Watch Where You’re Going

Connor Simpson

See it On Campus: Level 2

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Watch Where You’re Going (WWYG) is a wayfinding smartwatch for adventuring in urban spaces. Simply give it a destination and it points you where you need to go, letting you leave your phone at home and get lost!

WWYG is intentional technology for people that want to take a break from being connected to the online world and reconnect with the real world.

WWYG prompts users to find joy in the spaces that they have access to. It reminds us that adventure does not require an escape to the wilderness.

Available in Matte Black, Ivory, and Gray-Blue.



Initially, this project was an exploration of what it meant to have an Adventure, with the aim of finding problems that I could solve.

I spent a lot of time trying to understand both my own experience of adventure and those of others.

I started by going on hikes and paying attention to the pain points of the experience (e.g. finding parking in Belcarra, needing a car to go hiking) and what made the experience valuable (e.g. sensory immersion, discovering new places).

I wanted to see if urban adventuring could be as satisfying as a traditional adventure, so I decided to have an adventure in the city. A classmate and I tried to follow a river through the industrial parts of the city, similarly to how hikers will see a creek and say “I wonder where that goes?”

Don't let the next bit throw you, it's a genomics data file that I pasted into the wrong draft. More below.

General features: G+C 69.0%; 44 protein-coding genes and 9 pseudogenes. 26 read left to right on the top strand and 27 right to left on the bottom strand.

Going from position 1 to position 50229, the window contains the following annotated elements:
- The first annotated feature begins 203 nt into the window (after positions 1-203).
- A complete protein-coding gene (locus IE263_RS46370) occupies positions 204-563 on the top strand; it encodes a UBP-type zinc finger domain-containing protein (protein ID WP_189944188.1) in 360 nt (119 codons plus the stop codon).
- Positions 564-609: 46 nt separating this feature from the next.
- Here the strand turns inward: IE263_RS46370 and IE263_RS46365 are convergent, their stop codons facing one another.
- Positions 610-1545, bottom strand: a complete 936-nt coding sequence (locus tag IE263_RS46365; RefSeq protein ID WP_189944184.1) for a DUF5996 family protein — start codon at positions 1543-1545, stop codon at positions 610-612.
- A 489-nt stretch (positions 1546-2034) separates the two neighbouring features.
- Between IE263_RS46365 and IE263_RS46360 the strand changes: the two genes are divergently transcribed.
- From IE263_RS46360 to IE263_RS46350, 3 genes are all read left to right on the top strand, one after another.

Despite the struggle of being impeded by fences and parking lots, the experience felt like a real adventure!

Problem: Many people want to go on adventures, but aren’t able to due to cost and access to traditional adventure spaces. More accessible spaces have potential for adventure, but are usually overlooked.


I designed a set of lo-fi tools that would guide people on adventures in the spaces that were accessible to them. Spaces like urban parks, residential neighbourhoods, and business parks.

The tools are all designed around the idea of making spaces feel less familiar so that the user is able to engage more deeply with their surroundings.

DIY Clinometer

Guides user uphill or downhill. Helps them build a new relationship with the topology of their neighbourhood.

Analog GeoGuessr

Find where the photo was taken. Like Geocaching but much easier.

Venture App

Gives users daily prompts to observe details of their surroundings. Maps user experiences to better understand a neighbourhood.


Maps noise pollution in real time, guiding the user towards quiet spaces.

WWYG – first prototype.

Points directly at a destination, forcing the user to figure out how to get there without having their hand held by google maps.

I chose to pursue the WWYG device because it can be used just about anywhere, and it easily fits into everyday experiences like going to a new cafe.

The WWYG concept was validated with a simple cardboard model.

I asked a classmate to wear the model, and adjusted the dial to point towards their destination using a GPS.

Final high-resolution prototypes were SLA 3D printed and painted using model paints. The Matte Black colourway was printed in brass/steel by Shapeways.

Connor Simpson

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Connor is an interdisciplinary Designer, and former Mining Engineer. He enjoys making subtle, weird objects that challenge the ways we think about everyday experiences.

Connor is interested in working with complex systems, working across disciplines, and wrestling with unusual problems.

Aside from designing electronic devices, Connor builds furniture, works with ceramics, wood, metal, and recycled plastics.

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